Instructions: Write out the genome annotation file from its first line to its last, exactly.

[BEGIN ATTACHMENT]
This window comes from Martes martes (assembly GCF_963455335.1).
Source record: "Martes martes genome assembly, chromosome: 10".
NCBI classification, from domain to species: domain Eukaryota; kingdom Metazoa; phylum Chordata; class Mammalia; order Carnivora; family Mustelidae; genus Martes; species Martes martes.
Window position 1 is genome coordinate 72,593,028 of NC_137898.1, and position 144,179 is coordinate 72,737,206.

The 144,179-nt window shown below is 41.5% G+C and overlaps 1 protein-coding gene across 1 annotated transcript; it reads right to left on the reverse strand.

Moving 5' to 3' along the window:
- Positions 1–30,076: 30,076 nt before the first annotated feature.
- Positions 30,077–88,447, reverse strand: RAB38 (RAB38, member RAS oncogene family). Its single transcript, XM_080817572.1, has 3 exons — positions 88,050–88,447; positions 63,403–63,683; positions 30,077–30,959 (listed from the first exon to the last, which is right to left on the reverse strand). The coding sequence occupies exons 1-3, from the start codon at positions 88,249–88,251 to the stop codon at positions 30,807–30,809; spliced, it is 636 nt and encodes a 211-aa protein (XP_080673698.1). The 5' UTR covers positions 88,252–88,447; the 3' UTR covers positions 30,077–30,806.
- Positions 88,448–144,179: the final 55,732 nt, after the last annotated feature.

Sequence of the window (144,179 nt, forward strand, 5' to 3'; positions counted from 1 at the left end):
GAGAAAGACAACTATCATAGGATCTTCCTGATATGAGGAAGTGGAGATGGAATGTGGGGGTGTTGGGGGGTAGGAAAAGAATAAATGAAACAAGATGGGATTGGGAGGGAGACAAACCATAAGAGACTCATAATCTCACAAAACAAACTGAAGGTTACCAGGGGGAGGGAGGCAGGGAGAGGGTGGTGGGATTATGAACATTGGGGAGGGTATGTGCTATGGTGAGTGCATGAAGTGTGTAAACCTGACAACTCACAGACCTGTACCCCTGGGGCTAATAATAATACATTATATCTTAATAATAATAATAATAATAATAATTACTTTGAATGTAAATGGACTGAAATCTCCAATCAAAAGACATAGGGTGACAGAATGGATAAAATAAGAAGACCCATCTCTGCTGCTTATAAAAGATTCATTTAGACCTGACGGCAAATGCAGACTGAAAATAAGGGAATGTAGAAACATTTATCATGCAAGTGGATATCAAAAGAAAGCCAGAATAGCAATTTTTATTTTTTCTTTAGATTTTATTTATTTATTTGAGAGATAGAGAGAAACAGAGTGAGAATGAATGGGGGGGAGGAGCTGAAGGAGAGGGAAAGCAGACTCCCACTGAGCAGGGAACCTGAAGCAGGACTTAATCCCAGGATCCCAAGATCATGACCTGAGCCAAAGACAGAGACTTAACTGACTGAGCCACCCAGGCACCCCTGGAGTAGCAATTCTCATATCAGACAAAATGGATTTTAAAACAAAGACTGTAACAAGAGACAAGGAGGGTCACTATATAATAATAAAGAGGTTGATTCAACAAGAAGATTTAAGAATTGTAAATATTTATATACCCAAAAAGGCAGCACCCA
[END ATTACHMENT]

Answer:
This window comes from Martes martes (assembly GCF_963455335.1).
Source record: "Martes martes genome assembly, chromosome: 10".
NCBI classification, from domain to species: domain Eukaryota; kingdom Metazoa; phylum Chordata; class Mammalia; order Carnivora; family Mustelidae; genus Martes; species Martes martes.
Window position 1 is genome coordinate 72,593,028 of NC_137898.1, and position 144,179 is coordinate 72,737,206.

The 144,179-nt window shown below is 41.5% G+C and overlaps 1 protein-coding gene across 1 annotated transcript; it reads right to left on the reverse strand.

Moving 5' to 3' along the window:
- Positions 1–30,076: 30,076 nt before the first annotated feature.
- Positions 30,077–88,447, reverse strand: RAB38 (RAB38, member RAS oncogene family). Its single transcript, XM_080817572.1, has 3 exons — positions 88,050–88,447; positions 63,403–63,683; positions 30,077–30,959 (listed from the first exon to the last, which is right to left on the reverse strand). The coding sequence occupies exons 1-3, from the start codon at positions 88,249–88,251 to the stop codon at positions 30,807–30,809; spliced, it is 636 nt and encodes a 211-aa protein (XP_080673698.1). The 5' UTR covers positions 88,252–88,447; the 3' UTR covers positions 30,077–30,806.
- Positions 88,448–144,179: the final 55,732 nt, after the last annotated feature.

Sequence of the window (144,179 nt, forward strand, 5' to 3'; positions counted from 1 at the left end):
GAGAAAGACAACTATCATAGGATCTTCCTGATATGAGGAAGTGGAGATGGAATGTGGGGGTGTTGGGGGGTAGGAAAAGAATAAATGAAACAAGATGGGATTGGGAGGGAGACAAACCATAAGAGACTCATAATCTCACAAAACAAACTGAAGGTTACCAGGGGGAGGGAGGCAGGGAGAGGGTGGTGGGATTATGAACATTGGGGAGGGTATGTGCTATGGTGAGTGCATGAAGTGTGTAAACCTGACAACTCACAGACCTGTACCCCTGGGGCTAATAATAATACATTATATCTTAATAATAATAATAATAATAATAATTACTTTGAATGTAAATGGACTGAAATCTCCAATCAAAAGACATAGGGTGACAGAATGGATAAAATAAGAAGACCCATCTCTGCTGCTTATAAAAGATTCATTTAGACCTGACGGCAAATGCAGACTGAAAATAAGGGAATGTAGAAACATTTATCATGCAAGTGGATATCAAAAGAAAGCCAGAATAGCAATTTTTATTTTTTCTTTAGATTTTATTTATTTATTTGAGAGATAGAGAGAAACAGAGTGAGAATGAATGGGGGGGAGGAGCTGAAGGAGAGGGAAAGCAGACTCCCACTGAGCAGGGAACCTGAAGCAGGACTTAATCCCAGGATCCCAAGATCATGACCTGAGCCAAAGACAGAGACTTAACTGACTGAGCCACCCAGGCACCCCTGGAGTAGCAATTCTCATATCAGACAAAATGGATTTTAAAACAAAGACTGTAACAAGAGACAAGGAGGGTCACTATATAATAATAAAGAGGTTGATTCAACAAGAAGATTTAAGAATTGTAAATATTTATATACCCAAAAAGGCAGCACCCA